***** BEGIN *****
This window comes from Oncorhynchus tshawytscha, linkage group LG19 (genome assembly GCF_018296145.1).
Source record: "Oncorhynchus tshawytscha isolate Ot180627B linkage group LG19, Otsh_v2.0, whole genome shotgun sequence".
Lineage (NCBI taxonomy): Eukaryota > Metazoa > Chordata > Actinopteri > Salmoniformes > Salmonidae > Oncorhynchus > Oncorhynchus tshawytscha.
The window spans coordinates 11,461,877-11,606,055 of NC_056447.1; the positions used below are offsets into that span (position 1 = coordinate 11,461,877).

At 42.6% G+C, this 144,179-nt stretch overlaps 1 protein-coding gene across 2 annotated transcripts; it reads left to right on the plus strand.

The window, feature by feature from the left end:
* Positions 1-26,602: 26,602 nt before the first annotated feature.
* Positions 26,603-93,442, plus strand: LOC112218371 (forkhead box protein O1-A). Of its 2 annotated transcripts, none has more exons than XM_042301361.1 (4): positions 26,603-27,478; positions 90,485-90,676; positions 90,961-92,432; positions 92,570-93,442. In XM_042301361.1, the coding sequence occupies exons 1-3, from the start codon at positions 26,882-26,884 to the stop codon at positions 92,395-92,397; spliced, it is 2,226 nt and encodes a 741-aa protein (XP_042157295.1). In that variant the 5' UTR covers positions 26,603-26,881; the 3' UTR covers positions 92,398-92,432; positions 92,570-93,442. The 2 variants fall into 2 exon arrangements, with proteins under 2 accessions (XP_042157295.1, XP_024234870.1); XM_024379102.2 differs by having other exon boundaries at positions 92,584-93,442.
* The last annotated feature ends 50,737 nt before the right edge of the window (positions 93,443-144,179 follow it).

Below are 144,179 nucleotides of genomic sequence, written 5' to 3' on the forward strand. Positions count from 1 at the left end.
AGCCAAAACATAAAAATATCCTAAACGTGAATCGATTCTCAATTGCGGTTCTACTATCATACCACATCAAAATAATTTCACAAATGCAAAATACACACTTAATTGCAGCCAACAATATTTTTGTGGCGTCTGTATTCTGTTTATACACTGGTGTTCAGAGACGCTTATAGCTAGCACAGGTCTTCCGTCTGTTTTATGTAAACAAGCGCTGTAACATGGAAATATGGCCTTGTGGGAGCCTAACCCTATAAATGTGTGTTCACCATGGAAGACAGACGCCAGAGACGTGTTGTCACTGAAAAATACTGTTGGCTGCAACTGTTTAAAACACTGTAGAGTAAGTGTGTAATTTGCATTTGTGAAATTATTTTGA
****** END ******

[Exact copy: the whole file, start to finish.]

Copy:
This window comes from Oncorhynchus tshawytscha, linkage group LG19 (genome assembly GCF_018296145.1).
Source record: "Oncorhynchus tshawytscha isolate Ot180627B linkage group LG19, Otsh_v2.0, whole genome shotgun sequence".
Lineage (NCBI taxonomy): Eukaryota > Metazoa > Chordata > Actinopteri > Salmoniformes > Salmonidae > Oncorhynchus > Oncorhynchus tshawytscha.
The window spans coordinates 11,461,877-11,606,055 of NC_056447.1; the positions used below are offsets into that span (position 1 = coordinate 11,461,877).

At 42.6% G+C, this 144,179-nt stretch overlaps 1 protein-coding gene across 2 annotated transcripts; it reads left to right on the plus strand.

The window, feature by feature from the left end:
* Positions 1-26,602: 26,602 nt before the first annotated feature.
* Positions 26,603-93,442, plus strand: LOC112218371 (forkhead box protein O1-A). Of its 2 annotated transcripts, none has more exons than XM_042301361.1 (4): positions 26,603-27,478; positions 90,485-90,676; positions 90,961-92,432; positions 92,570-93,442. In XM_042301361.1, the coding sequence occupies exons 1-3, from the start codon at positions 26,882-26,884 to the stop codon at positions 92,395-92,397; spliced, it is 2,226 nt and encodes a 741-aa protein (XP_042157295.1). In that variant the 5' UTR covers positions 26,603-26,881; the 3' UTR covers positions 92,398-92,432; positions 92,570-93,442. The 2 variants fall into 2 exon arrangements, with proteins under 2 accessions (XP_042157295.1, XP_024234870.1); XM_024379102.2 differs by having other exon boundaries at positions 92,584-93,442.
* The last annotated feature ends 50,737 nt before the right edge of the window (positions 93,443-144,179 follow it).

Below are 144,179 nucleotides of genomic sequence, written 5' to 3' on the forward strand. Positions count from 1 at the left end.
AGCCAAAACATAAAAATATCCTAAACGTGAATCGATTCTCAATTGCGGTTCTACTATCATACCACATCAAAATAATTTCACAAATGCAAAATACACACTTAATTGCAGCCAACAATATTTTTGTGGCGTCTGTATTCTGTTTATACACTGGTGTTCAGAGACGCTTATAGCTAGCACAGGTCTTCCGTCTGTTTTATGTAAACAAGCGCTGTAACATGGAAATATGGCCTTGTGGGAGCCTAACCCTATAAATGTGTGTTCACCATGGAAGACAGACGCCAGAGACGTGTTGTCACTGAAAAATACTGTTGGCTGCAACTGTTTAAAACACTGTAGAGTAAGTGTGTAATTTGCATTTGTGAAATTATTTTGA